Abstract

Over 500 nurses in New Jersey responded to a survey on education and training in the area of developmental disabilities. Respondents provided information on their work experience, experience with patients who have developmental disabilities, and opportunities for continuing medical education. Results showed that although many nurses thought educational activities related to developmental disabilities were important, only about 10% said that they received “a lot” of training. Most respondents (almost 60%) said that they received little or no training in the area, and most received no specific training on developmental disabilities since receiving their licenses or in their current job. Implications of these findings in light of the movement of people with developmental disabilities into community-living and managed care plans are discussed.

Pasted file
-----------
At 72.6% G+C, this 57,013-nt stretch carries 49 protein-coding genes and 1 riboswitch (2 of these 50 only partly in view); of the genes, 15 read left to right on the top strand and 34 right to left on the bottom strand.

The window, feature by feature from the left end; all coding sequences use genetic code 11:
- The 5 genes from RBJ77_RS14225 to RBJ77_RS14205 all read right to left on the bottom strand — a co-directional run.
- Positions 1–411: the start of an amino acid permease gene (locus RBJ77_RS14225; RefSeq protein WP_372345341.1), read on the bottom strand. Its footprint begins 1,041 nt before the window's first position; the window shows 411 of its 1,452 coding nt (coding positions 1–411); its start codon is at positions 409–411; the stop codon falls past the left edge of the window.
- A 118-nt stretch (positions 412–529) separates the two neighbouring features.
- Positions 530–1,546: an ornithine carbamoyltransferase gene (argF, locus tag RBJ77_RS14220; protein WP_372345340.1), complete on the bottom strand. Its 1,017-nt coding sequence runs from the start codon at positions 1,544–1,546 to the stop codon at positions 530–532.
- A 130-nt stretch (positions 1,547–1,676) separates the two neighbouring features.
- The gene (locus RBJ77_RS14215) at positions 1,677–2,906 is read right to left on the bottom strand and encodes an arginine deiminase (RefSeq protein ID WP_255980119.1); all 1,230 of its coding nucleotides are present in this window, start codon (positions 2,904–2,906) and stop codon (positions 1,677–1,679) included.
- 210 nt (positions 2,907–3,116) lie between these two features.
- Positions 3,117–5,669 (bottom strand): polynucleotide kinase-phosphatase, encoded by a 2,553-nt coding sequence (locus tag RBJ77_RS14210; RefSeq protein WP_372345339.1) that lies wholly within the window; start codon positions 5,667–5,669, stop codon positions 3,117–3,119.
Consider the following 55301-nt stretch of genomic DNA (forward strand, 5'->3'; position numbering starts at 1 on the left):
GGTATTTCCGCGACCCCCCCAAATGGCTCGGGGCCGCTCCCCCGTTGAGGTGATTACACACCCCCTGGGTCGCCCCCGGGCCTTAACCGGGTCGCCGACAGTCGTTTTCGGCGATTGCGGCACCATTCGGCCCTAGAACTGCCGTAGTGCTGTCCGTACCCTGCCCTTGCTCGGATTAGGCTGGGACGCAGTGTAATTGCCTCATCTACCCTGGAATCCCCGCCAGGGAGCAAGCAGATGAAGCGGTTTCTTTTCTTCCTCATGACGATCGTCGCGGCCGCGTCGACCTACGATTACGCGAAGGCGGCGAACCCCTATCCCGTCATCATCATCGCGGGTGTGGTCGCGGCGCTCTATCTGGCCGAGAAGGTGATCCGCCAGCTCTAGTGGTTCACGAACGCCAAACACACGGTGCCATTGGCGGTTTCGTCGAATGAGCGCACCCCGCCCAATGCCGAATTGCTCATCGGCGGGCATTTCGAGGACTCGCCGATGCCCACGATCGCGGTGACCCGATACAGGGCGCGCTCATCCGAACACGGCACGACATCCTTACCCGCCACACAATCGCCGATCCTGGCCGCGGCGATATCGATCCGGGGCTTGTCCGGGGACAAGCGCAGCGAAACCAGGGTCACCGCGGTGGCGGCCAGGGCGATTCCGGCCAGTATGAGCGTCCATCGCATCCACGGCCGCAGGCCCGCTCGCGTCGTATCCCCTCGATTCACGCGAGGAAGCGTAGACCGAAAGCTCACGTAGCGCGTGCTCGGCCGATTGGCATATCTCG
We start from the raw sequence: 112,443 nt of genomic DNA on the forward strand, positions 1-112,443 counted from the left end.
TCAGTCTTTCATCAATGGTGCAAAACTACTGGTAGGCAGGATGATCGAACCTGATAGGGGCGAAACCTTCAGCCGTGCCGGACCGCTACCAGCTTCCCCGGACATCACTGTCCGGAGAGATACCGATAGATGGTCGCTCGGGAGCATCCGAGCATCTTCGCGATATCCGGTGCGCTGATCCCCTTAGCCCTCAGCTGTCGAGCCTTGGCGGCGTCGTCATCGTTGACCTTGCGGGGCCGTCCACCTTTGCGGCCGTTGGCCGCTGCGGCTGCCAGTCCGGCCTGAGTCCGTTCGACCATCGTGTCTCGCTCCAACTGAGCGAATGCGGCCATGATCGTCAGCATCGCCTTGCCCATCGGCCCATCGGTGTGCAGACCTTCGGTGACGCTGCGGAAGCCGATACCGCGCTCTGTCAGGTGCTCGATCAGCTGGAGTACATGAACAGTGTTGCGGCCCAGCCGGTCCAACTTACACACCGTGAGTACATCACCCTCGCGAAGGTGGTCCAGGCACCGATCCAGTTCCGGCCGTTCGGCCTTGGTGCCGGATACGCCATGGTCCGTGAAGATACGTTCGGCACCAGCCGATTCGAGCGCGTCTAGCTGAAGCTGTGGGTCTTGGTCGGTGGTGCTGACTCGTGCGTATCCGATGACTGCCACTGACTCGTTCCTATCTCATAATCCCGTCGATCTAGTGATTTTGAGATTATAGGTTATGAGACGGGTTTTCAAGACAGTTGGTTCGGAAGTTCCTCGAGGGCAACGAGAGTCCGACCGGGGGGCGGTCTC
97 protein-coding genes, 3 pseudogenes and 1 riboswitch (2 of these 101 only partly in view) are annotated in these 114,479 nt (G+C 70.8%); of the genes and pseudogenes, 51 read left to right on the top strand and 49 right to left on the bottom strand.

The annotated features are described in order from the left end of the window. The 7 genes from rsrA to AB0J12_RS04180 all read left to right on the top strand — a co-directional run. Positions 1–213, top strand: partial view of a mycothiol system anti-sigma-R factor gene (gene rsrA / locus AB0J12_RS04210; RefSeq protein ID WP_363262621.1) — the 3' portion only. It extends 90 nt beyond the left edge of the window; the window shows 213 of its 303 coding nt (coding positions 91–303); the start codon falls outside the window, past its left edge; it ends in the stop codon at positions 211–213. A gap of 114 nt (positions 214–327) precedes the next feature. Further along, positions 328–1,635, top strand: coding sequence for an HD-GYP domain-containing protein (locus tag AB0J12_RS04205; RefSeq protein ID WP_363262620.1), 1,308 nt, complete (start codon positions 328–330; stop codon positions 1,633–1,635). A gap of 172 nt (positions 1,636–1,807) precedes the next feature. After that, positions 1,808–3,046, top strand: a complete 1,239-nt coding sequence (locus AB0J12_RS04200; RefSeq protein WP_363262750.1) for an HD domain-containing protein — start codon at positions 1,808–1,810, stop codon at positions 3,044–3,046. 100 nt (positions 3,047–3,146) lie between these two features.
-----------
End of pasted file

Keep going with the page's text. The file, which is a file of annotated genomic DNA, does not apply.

This survey project was conceived by the Health Care Committee of the New Jersey Developmental Disabilities Council and carried out by the Princeton Survey Research Associates, Inc., of Princeton, NJ. We acknowledge the assistance of Rachel Hickson, who served as the liaison with the Council's Planning Committee for guidance in this process, and Carolyn Miller of Princeton Survey Research Associates, Inc., who managed the data collection, major analyses, and development of the resulting project report Survey of New Jersey Nurses—Final Report. We also acknowledge the insight and support of former and current members of the Health Care Committee of the New Jersey Developmental Disabilities Council. The content of this paper reflects the views of the authors and does not imply any specific policy or position on the part of the New Jersey Developmental Disabilities Council or the employers of the authors.

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